How We Pray on Father’s Day, and Other True Jokes.

Early on in my days as a Father, I started to notice something, and continue to find really funny: namely that there’s a difference in how churches treat parents on their special days of honor.

Here’s a slightly dramatized version to highlight the difference:

Mother’s Day prayer:

“O Lord we thank you for the perfection that is our mothers. And we pray for all women everywhere regardless of if they are mothers or not. Protect the women! We Fathers have done a pretty bad job of doing that. Amen.”

Your pastor (probably)

Father’s Day prayer:

“Lord, thankfully we’ve got you as a Father, because these jackwagons on earth have failed in lots of extravagant ways. Forgive us for being such bad fathers, and not living up to the calling you’ve given us. Amen.”

Same pastor (most likely)

Did you notice it, or should I circle back and slather on a few more layers?

First off, it started as (and remains) mostly a joke to point this out, but the more I got to thinking through it, the more I think there’s something true there that makes the joke funny as opposed to making the preacher cowardly.

That’s right: I think these are appropriate and Biblical ways to highlight that men and women are different, created by God to glorify each other in different ways. Of course, my hyperbole above might be problematic, but what I’ve actually seen in churches (my own and others) is generally not crass or flippant.

Are there certain instances of pastors over-placating women and mothers, and not appropriately calling them to repent, or to do better? Conversely: do pastors sometimes over-emphasize the failings of men and fathers when they could be more encouraging? Almost certainly. It would be foolish to try and argue otherwise.

But here’s the thing: our culture and world does those two things (berate moms and placate dads) without ceasing, and by default.

Women are constantly being berated (mostly by other women) to do more, be more, and do better. In my (albeit limited) view, there’s essentially an internal voice for moms in our culture that they are failing and their kid is going to resent them and they should do more.

Men (and particularly fathers) on the other hand have a comically low bar set for them. I get praised just for the act of showing up. “You’re such a good dad” they say when they see me do literally the base level of making sure my kids don’t die.

My wife left for a work-related trip and had to reassure everyone who asked that I was perfectly capable of watching the kids for 3 days. I was a hero despite doing very little more than driving to and from the school two more times per day.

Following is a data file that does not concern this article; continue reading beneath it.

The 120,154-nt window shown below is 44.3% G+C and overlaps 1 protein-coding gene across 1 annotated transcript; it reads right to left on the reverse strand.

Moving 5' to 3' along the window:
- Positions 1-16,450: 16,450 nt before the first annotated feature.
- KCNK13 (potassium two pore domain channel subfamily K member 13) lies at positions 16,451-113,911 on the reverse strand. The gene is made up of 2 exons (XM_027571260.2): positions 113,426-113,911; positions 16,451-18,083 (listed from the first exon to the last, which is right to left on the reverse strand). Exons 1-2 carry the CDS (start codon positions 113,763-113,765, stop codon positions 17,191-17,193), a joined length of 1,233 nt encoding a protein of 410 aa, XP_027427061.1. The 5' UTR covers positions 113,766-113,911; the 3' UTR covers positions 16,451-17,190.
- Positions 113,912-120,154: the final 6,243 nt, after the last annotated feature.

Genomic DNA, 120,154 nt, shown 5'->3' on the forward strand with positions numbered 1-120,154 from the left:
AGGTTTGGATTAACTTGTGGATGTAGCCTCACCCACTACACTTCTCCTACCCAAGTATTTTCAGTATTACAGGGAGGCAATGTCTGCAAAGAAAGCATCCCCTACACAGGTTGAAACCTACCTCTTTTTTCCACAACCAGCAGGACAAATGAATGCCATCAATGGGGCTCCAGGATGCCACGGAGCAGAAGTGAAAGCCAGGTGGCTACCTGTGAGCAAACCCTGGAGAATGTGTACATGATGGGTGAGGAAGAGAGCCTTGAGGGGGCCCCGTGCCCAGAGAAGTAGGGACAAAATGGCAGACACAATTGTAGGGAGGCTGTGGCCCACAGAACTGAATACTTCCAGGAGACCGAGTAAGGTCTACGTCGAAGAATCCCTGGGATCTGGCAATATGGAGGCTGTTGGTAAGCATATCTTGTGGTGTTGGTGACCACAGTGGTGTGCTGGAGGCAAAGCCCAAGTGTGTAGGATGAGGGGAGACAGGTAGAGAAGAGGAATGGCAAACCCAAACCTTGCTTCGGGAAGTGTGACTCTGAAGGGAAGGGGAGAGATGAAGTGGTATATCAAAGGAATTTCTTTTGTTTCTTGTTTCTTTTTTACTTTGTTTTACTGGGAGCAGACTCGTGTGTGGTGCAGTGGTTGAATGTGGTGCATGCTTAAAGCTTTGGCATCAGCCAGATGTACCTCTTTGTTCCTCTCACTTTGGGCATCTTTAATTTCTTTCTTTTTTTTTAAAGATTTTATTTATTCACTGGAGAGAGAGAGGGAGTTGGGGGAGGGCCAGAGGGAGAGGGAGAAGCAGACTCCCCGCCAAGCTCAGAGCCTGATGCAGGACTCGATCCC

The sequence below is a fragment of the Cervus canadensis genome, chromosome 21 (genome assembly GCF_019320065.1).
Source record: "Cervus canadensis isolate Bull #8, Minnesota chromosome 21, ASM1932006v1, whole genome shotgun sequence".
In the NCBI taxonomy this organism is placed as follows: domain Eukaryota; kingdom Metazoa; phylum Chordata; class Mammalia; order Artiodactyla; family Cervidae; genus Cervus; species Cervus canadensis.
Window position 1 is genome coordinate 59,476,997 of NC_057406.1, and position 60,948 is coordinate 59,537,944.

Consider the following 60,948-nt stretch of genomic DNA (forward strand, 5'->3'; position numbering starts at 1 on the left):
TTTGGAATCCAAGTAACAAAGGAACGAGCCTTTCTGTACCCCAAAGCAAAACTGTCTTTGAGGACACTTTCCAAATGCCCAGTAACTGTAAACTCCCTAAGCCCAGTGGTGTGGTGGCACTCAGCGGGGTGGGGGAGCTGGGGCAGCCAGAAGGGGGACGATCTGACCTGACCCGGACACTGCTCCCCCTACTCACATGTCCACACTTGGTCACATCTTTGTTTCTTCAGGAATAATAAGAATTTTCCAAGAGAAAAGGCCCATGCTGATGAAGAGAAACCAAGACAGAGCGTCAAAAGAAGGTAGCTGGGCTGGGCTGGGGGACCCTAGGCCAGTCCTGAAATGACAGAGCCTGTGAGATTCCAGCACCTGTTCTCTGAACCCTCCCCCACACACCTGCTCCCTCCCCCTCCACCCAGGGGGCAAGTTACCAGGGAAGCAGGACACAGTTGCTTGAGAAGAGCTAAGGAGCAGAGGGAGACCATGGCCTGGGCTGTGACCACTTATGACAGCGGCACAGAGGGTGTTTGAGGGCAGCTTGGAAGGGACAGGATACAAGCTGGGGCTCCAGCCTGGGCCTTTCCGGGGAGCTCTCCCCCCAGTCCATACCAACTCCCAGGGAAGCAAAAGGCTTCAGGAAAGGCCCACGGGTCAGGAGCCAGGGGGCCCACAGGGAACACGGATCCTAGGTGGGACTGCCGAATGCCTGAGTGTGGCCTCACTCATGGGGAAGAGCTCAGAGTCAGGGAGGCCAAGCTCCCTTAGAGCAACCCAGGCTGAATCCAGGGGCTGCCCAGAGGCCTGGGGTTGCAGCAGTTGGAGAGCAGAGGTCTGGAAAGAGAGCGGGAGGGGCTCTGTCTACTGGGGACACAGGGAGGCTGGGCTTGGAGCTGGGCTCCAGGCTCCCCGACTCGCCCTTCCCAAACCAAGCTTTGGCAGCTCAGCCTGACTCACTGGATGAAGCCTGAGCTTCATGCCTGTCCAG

Men and women are different, and are treated differently.

As a note: this article is talking about parenthood from the perspective of a two-parent family, and I’m not here to argue or really discuss the particulars of how single-parenthood applies, but I will note that in general what I’m saying holds true in those situations, too. Men are given a cultural pass and pat on the back and women are… not.

The Bible has entered the chat…

In the very beginning of the Bible, there are specific and distinct curses given to both the original man and the original woman when they sinned against him. Here’s a list, taken from Genesis 3:

To the Woman

(she didn’t have a name yet, in the flow of the story!)

  • Pain is multiplied in her childbirth
  • She has sorrow over her children
  • Her desire is contrary to her husband’s
  • Her husband rules over her

To Adam

  • The ground is cursed
  • In pain he will cultivate it
  • Vegans are a thing (I’m kidding… I think)
  • Briars and thistles mixed w/ fruit
  • He has to sweat to eat/provide

I notice two sides of the curses: all the curses for the woman are family-based while all the curses for Adam are vocation-based. The man got the economic curses, and the woman got the relational ones.

Here’s my point: the gospel is good news that directly addresses the bad news of the curses in Genesis 3. The gospel “un-curses” those in Christ.

There’s a definite “already-but-not-yet” to the gospel promises that undoes the curses.

Moms still have pain in childbirth, and sorrow over children, and a sinful nature that produces desires contrary to her husband (and a bonus curse that the husband has a bent toward authoritarianism instead of partnership!)

Dads still have work that is both physically hard and emotionally hard. There are still “briars” mixed in with the “fruit” and his role of provider and protector is more difficult.

But the more they are in Christ, the more those curses are being turned inside-out. There’s blessing where there was only pain. There’s an expiration date.

So when your pastor prays for moms, encouraging them that they are walking toward the curse expiration date, that’s gospel.

And when that same pastor prays for dads in a way that challenges them to step up, and acknowledge the ways that they are falling short, and to reject a passive attitude toward their family and calling, that’s gospel.

Men and women are different. Our culture denies it with their lips, but can’t stop acting like it’s true in their actions. Here’s a thought experiment to prove that point: take church out of it and let’s start a viral campaign on “Moms are failures” and/or “Dads are perfect” and see how each is received.

My wager is that few will find the joke funny, yet we’ve got decades of evidence from Everybody loves Raymond to Caillou that have essentially that exact character arch and plot line (with the characters of course reversed) and it’s genuine comedy.

I for one am here for bearing the brunt of jokes and being bluntly told the truth: because the gospel is true, all of us moms and dads are being sanctified just as surely as we were justified. In Christ there is grace and truth.

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